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Cognitive Behavioral Therapy: Help for Co-Morbid Depression and Substance Abuse

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Depression related image Photo: Getty Images

Depression and substance abuse are two serious mental health issues. In the United States, about 14 million adults have major depressive disorder and 3.3 million adults have dysthymic disorder, a mild type of depression that lasts at least two years, according to the National Institute of Mental Health. Results from the US Department of Health and Human Services and the Substance Abuse and Mental Health Services Administration’s 2009 National Survey on Drug Use and Health showed that about 21.8 million people in the United States ages 12 and over had used drugs within the past month; this statistic did not include alcohol or drug use.

Oftentimes, patients can have both depression and substance abuse. Having either condition increases the risk for the other.

Depending on the substance used, people may experience symptoms when they are intoxicated, having withdrawal symptoms, or use the substance chronically. For example, cocaine, a stimulant, can cause low energy and appetite when a person is intoxicated; depressed mood, insomnia and fatigue during withdrawal; and depressed mood from chronic use.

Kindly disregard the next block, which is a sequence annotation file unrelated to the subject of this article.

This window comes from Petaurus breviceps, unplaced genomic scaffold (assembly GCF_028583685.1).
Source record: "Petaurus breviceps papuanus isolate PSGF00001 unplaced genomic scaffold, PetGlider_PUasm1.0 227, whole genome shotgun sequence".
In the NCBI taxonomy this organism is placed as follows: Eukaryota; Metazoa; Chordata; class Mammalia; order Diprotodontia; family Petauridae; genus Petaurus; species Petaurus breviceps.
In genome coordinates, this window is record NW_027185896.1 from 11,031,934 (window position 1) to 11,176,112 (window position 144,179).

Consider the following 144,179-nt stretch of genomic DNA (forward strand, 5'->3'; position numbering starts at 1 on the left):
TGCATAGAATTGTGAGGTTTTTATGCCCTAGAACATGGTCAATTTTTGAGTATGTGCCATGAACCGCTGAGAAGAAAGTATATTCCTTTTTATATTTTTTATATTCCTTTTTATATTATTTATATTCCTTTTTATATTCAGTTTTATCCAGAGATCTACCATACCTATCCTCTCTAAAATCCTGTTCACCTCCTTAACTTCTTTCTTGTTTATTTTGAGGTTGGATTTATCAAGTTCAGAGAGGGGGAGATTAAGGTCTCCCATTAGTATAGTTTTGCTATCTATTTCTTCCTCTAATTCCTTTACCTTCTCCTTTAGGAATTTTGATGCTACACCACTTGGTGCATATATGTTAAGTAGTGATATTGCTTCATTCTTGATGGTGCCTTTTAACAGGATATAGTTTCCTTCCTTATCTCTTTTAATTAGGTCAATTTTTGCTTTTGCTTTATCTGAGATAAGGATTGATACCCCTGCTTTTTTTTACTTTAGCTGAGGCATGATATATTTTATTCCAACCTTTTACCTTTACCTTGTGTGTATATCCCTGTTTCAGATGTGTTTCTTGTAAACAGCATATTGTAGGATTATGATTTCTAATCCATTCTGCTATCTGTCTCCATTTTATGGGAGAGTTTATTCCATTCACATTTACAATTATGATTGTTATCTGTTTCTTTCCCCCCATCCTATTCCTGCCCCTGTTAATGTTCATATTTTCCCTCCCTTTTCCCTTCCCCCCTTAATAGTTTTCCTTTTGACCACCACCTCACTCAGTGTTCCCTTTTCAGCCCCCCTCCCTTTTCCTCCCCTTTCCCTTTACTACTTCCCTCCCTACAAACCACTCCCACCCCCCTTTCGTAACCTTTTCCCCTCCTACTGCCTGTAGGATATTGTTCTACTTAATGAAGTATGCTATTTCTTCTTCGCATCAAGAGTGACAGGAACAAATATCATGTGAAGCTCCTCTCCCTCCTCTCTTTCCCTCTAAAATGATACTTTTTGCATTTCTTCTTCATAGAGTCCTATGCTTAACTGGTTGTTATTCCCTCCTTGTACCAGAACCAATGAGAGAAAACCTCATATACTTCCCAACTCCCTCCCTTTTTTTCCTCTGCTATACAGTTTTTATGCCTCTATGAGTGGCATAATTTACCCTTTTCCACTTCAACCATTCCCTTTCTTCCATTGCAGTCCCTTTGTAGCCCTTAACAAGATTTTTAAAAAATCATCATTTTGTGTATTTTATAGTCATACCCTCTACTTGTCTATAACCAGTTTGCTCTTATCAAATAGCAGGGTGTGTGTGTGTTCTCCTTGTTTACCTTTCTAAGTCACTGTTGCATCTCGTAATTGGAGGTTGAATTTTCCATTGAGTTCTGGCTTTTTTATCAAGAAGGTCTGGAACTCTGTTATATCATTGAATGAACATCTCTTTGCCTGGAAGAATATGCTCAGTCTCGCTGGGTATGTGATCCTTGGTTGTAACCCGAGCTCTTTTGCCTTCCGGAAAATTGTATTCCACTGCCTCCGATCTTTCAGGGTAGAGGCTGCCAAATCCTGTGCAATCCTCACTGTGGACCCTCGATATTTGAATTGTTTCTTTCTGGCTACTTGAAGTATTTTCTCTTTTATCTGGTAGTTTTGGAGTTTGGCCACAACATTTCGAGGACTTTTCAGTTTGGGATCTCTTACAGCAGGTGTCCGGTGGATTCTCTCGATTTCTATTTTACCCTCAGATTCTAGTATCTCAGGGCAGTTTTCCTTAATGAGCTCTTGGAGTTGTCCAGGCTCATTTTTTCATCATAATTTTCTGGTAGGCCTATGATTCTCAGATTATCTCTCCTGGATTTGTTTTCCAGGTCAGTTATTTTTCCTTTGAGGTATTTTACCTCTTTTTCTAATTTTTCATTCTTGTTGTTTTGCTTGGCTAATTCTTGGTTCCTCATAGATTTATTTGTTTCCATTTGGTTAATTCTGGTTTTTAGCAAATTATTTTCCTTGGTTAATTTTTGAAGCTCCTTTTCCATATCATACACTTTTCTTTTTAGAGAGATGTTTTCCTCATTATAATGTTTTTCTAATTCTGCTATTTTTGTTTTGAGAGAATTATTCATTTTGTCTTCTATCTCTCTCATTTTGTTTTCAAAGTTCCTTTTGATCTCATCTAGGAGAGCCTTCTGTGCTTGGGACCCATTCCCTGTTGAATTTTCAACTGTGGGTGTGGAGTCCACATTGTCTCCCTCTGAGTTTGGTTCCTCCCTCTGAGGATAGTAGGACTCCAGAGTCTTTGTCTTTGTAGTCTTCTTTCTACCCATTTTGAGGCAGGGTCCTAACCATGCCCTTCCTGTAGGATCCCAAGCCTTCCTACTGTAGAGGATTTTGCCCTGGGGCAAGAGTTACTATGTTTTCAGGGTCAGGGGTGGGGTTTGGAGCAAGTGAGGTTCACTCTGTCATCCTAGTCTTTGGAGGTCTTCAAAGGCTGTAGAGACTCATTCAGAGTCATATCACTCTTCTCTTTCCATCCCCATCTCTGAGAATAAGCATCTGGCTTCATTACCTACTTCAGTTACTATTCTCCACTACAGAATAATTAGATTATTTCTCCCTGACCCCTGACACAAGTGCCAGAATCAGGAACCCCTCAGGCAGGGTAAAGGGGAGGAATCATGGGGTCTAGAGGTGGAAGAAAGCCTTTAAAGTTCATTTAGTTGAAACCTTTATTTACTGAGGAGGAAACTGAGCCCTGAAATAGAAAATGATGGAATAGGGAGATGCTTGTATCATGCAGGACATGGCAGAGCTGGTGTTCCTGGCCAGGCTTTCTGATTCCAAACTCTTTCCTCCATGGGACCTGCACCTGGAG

When caring for a patient with both conditions, the health care provider needs an effective intervention. In “Managing Depressive Symptoms in Substance Abuse Clients During Early Recovery: A Treatment Improvement Protocol,” the US Department of Health and Human Services and the Substance Abuse and Mental Health Services Administration noted that different psychological interventions can help patients, which include cognitive behavioral therapy, supportive therapy, motivational interviewing, expressive therapies and behavioral interventions. Research published in the June 6 issue of the Archives of General Psychiatry found that cognitive behavioral therapy can be an effective treatment for co-morbid depression and substance abuse.

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We value and respect our HERWriters' experiences, but everyone is different. Many of our writers are speaking from personal experience, and what's worked for them may not work for you. Their articles are not a substitute for medical advice, although we hope you can gain knowledge from their insight.


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